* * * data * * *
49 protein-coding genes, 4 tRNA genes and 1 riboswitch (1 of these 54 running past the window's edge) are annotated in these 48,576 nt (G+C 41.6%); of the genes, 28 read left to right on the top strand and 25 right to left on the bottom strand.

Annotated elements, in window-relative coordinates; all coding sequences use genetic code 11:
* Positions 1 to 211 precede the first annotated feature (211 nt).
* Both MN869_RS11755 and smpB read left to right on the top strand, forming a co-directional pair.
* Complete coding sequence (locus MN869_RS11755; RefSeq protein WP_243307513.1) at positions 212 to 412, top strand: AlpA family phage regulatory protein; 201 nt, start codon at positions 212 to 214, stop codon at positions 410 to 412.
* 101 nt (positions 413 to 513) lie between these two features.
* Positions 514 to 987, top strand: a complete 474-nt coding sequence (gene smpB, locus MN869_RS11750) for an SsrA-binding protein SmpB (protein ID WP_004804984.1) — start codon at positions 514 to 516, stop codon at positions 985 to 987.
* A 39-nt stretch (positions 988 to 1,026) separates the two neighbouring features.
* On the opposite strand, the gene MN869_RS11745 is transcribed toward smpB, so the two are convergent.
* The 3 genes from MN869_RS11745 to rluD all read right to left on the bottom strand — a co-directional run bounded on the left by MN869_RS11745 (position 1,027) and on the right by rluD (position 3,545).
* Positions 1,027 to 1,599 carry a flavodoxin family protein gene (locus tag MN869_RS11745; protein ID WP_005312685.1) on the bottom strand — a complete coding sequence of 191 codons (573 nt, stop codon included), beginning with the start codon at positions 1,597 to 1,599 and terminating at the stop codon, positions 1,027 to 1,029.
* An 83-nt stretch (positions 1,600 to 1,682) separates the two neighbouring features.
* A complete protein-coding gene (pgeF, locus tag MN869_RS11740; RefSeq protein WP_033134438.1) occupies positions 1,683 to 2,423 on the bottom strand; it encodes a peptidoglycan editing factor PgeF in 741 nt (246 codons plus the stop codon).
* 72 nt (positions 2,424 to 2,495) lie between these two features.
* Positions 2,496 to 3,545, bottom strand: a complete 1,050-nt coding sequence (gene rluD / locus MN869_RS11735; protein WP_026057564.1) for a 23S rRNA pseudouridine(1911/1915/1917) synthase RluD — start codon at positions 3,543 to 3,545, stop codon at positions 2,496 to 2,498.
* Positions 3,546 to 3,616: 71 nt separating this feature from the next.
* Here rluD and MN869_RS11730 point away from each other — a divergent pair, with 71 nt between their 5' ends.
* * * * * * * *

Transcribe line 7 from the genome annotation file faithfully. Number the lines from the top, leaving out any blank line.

* Positions 514 to 987, top strand: a complete 474-nt coding sequence (gene smpB, locus MN869_RS11750) for an SsrA-binding protein SmpB (protein ID WP_004804984.1) — start codon at positions 514 to 516, stop codon at positions 985 to 987.